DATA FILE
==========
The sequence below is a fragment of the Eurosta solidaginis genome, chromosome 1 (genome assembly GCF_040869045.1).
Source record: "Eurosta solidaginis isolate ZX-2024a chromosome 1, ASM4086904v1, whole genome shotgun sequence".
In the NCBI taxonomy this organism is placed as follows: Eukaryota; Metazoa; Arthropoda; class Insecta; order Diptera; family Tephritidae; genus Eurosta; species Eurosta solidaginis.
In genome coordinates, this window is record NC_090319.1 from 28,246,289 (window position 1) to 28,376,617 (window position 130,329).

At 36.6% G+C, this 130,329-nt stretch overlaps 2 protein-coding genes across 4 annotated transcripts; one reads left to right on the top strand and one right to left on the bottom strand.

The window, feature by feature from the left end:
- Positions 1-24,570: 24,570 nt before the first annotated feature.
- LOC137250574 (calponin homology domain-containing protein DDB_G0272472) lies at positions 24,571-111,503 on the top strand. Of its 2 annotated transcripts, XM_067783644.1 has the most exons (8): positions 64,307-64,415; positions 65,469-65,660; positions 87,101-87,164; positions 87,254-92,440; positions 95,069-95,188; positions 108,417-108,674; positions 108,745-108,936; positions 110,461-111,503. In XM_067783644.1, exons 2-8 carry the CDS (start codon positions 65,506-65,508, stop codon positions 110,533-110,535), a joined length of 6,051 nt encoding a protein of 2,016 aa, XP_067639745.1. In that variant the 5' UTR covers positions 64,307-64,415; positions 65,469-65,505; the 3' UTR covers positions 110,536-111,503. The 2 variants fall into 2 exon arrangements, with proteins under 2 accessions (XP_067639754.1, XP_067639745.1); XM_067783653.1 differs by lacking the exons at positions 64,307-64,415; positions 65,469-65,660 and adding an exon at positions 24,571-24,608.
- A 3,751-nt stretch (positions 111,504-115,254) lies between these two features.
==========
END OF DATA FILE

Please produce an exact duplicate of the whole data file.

The sequence below is a fragment of the Eurosta solidaginis genome, chromosome 1 (genome assembly GCF_040869045.1).
Source record: "Eurosta solidaginis isolate ZX-2024a chromosome 1, ASM4086904v1, whole genome shotgun sequence".
In the NCBI taxonomy this organism is placed as follows: Eukaryota; Metazoa; Arthropoda; class Insecta; order Diptera; family Tephritidae; genus Eurosta; species Eurosta solidaginis.
In genome coordinates, this window is record NC_090319.1 from 28,246,289 (window position 1) to 28,376,617 (window position 130,329).

At 36.6% G+C, this 130,329-nt stretch overlaps 2 protein-coding genes across 4 annotated transcripts; one reads left to right on the top strand and one right to left on the bottom strand.

The window, feature by feature from the left end:
- Positions 1-24,570: 24,570 nt before the first annotated feature.
- LOC137250574 (calponin homology domain-containing protein DDB_G0272472) lies at positions 24,571-111,503 on the top strand. Of its 2 annotated transcripts, XM_067783644.1 has the most exons (8): positions 64,307-64,415; positions 65,469-65,660; positions 87,101-87,164; positions 87,254-92,440; positions 95,069-95,188; positions 108,417-108,674; positions 108,745-108,936; positions 110,461-111,503. In XM_067783644.1, exons 2-8 carry the CDS (start codon positions 65,506-65,508, stop codon positions 110,533-110,535), a joined length of 6,051 nt encoding a protein of 2,016 aa, XP_067639745.1. In that variant the 5' UTR covers positions 64,307-64,415; positions 65,469-65,505; the 3' UTR covers positions 110,536-111,503. The 2 variants fall into 2 exon arrangements, with proteins under 2 accessions (XP_067639754.1, XP_067639745.1); XM_067783653.1 differs by lacking the exons at positions 64,307-64,415; positions 65,469-65,660 and adding an exon at positions 24,571-24,608.
- A 3,751-nt stretch (positions 111,504-115,254) lies between these two features.